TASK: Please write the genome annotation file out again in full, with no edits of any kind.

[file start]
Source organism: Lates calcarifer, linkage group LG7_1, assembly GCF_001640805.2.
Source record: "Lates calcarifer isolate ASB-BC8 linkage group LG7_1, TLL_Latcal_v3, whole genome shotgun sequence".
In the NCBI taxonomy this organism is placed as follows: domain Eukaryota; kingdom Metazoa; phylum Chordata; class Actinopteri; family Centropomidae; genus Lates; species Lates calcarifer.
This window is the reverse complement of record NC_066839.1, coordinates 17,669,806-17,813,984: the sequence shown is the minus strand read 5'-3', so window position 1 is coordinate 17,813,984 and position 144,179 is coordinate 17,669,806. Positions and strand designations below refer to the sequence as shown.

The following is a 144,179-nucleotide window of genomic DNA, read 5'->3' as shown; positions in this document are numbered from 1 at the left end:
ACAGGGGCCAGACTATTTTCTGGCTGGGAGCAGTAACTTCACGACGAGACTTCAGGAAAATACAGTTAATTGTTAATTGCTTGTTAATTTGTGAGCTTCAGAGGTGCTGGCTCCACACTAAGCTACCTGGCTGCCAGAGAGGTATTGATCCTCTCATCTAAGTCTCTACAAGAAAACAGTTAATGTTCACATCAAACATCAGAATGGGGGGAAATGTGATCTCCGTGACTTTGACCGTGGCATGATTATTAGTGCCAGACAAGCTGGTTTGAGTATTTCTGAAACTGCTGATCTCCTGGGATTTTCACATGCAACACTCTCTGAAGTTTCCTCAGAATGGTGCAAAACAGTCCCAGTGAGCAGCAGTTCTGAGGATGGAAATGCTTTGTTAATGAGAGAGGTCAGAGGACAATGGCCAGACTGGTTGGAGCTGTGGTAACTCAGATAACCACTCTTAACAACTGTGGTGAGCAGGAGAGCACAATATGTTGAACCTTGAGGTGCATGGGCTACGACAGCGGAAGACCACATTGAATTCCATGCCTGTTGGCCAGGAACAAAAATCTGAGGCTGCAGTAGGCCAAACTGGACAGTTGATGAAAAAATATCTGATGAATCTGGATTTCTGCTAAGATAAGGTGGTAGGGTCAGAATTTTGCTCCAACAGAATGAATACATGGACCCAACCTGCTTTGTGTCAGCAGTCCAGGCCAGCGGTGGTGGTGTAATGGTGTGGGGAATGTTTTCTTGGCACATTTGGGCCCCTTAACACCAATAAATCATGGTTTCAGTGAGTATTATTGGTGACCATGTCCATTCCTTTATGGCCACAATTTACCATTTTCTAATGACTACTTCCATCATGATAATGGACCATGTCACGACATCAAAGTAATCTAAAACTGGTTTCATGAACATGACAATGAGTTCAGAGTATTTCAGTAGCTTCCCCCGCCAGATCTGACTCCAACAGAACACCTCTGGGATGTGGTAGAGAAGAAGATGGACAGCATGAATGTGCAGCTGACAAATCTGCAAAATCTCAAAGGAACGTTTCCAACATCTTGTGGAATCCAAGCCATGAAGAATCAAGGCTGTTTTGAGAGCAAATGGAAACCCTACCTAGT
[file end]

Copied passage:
Source organism: Lates calcarifer, linkage group LG7_1, assembly GCF_001640805.2.
Source record: "Lates calcarifer isolate ASB-BC8 linkage group LG7_1, TLL_Latcal_v3, whole genome shotgun sequence".
In the NCBI taxonomy this organism is placed as follows: domain Eukaryota; kingdom Metazoa; phylum Chordata; class Actinopteri; family Centropomidae; genus Lates; species Lates calcarifer.
This window is the reverse complement of record NC_066839.1, coordinates 17,669,806-17,813,984: the sequence shown is the minus strand read 5'-3', so window position 1 is coordinate 17,813,984 and position 144,179 is coordinate 17,669,806. Positions and strand designations below refer to the sequence as shown.

The following is a 144,179-nucleotide window of genomic DNA, read 5'->3' as shown; positions in this document are numbered from 1 at the left end:
ACAGGGGCCAGACTATTTTCTGGCTGGGAGCAGTAACTTCACGACGAGACTTCAGGAAAATACAGTTAATTGTTAATTGCTTGTTAATTTGTGAGCTTCAGAGGTGCTGGCTCCACACTAAGCTACCTGGCTGCCAGAGAGGTATTGATCCTCTCATCTAAGTCTCTACAAGAAAACAGTTAATGTTCACATCAAACATCAGAATGGGGGGAAATGTGATCTCCGTGACTTTGACCGTGGCATGATTATTAGTGCCAGACAAGCTGGTTTGAGTATTTCTGAAACTGCTGATCTCCTGGGATTTTCACATGCAACACTCTCTGAAGTTTCCTCAGAATGGTGCAAAACAGTCCCAGTGAGCAGCAGTTCTGAGGATGGAAATGCTTTGTTAATGAGAGAGGTCAGAGGACAATGGCCAGACTGGTTGGAGCTGTGGTAACTCAGATAACCACTCTTAACAACTGTGGTGAGCAGGAGAGCACAATATGTTGAACCTTGAGGTGCATGGGCTACGACAGCGGAAGACCACATTGAATTCCATGCCTGTTGGCCAGGAACAAAAATCTGAGGCTGCAGTAGGCCAAACTGGACAGTTGATGAAAAAATATCTGATGAATCTGGATTTCTGCTAAGATAAGGTGGTAGGGTCAGAATTTTGCTCCAACAGAATGAATACATGGACCCAACCTGCTTTGTGTCAGCAGTCCAGGCCAGCGGTGGTGGTGTAATGGTGTGGGGAATGTTTTCTTGGCACATTTGGGCCCCTTAACACCAATAAATCATGGTTTCAGTGAGTATTATTGGTGACCATGTCCATTCCTTTATGGCCACAATTTACCATTTTCTAATGACTACTTCCATCATGATAATGGACCATGTCACGACATCAAAGTAATCTAAAACTGGTTTCATGAACATGACAATGAGTTCAGAGTATTTCAGTAGCTTCCCCCGCCAGATCTGACTCCAACAGAACACCTCTGGGATGTGGTAGAGAAGAAGATGGACAGCATGAATGTGCAGCTGACAAATCTGCAAAATCTCAAAGGAACGTTTCCAACATCTTGTGGAATCCAAGCCATGAAGAATCAAGGCTGTTTTGAGAGCAAATGGAAACCCTACCTAGT